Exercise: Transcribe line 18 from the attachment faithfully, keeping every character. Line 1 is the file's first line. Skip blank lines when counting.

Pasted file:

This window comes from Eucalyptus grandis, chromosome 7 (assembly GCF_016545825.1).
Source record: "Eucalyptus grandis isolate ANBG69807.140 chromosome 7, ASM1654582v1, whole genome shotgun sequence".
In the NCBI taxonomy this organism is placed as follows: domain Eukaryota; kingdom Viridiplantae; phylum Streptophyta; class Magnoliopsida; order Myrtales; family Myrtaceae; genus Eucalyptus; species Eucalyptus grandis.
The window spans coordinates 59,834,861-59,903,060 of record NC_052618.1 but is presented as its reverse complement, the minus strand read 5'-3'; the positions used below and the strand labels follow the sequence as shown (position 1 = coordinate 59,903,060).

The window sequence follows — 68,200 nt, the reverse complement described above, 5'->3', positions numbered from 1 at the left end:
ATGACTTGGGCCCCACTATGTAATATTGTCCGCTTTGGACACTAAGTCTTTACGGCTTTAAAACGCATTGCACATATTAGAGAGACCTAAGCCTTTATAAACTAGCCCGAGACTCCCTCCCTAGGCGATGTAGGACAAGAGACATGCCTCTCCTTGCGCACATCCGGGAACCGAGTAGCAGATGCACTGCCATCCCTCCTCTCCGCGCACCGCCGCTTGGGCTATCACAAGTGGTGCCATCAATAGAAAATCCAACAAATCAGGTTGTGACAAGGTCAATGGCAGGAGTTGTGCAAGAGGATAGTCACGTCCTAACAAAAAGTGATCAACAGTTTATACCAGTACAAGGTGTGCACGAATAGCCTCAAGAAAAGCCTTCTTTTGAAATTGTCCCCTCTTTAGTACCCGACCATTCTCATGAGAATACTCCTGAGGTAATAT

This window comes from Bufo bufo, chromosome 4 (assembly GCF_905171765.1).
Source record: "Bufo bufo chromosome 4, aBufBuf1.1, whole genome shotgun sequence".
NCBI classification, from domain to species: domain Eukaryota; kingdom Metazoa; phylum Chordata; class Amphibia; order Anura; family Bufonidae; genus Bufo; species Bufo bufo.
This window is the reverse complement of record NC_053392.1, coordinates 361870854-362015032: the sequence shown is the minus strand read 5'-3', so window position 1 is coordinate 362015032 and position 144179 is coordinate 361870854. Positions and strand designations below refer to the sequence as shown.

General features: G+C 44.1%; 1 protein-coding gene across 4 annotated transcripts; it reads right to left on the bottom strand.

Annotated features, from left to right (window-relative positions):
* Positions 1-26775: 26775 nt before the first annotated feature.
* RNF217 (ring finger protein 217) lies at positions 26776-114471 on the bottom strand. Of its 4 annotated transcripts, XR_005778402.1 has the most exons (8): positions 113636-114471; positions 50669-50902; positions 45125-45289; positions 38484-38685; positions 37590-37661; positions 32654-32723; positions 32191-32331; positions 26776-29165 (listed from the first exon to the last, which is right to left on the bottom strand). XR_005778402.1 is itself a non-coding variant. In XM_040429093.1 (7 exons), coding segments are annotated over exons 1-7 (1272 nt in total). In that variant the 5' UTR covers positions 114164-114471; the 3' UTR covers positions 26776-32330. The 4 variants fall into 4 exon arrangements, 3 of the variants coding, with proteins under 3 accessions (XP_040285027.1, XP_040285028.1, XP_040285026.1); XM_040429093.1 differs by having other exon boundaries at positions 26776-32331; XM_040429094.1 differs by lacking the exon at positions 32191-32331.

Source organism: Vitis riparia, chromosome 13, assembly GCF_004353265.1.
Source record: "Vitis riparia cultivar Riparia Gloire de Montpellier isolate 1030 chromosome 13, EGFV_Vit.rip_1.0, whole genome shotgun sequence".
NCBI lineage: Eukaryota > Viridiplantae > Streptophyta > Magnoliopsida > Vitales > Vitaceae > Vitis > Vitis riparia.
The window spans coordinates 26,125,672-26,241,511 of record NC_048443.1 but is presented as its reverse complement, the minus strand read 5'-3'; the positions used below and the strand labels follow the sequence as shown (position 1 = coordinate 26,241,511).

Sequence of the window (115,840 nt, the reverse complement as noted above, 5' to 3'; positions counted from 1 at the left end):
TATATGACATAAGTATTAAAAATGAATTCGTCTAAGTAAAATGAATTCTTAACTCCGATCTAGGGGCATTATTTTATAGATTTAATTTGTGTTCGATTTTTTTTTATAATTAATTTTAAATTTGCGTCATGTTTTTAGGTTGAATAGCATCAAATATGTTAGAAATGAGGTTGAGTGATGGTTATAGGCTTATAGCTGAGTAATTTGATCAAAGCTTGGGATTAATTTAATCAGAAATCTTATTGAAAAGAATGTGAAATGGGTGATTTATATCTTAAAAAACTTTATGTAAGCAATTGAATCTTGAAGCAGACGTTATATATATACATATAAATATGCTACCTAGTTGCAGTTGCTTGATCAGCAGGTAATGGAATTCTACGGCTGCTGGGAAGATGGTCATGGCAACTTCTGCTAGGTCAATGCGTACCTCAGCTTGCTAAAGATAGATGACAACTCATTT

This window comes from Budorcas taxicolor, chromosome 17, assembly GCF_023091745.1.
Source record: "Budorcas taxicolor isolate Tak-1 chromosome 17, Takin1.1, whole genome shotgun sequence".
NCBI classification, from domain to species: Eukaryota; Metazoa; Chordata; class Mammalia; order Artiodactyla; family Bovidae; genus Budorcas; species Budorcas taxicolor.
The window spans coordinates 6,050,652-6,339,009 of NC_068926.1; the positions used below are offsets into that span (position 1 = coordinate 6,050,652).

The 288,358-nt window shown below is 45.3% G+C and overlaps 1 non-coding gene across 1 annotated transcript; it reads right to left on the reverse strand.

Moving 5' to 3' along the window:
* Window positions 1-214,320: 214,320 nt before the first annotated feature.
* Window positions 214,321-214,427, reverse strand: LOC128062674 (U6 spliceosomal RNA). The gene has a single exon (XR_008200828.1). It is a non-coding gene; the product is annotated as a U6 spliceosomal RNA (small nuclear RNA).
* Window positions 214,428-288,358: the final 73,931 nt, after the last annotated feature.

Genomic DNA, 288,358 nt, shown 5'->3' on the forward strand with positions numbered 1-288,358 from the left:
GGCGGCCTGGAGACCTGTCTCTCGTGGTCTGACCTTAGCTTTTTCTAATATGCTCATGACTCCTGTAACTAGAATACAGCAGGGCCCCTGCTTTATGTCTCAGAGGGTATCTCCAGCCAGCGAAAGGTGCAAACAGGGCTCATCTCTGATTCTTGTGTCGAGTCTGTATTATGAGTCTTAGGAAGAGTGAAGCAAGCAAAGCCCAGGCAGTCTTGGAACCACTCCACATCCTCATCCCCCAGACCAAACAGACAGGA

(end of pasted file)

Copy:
The window spans coordinates 26,125,672-26,241,511 of record NC_048443.1 but is presented as its reverse complement, the minus strand read 5'-3'; the positions used below and the strand labels follow the sequence as shown (position 1 = coordinate 26,241,511).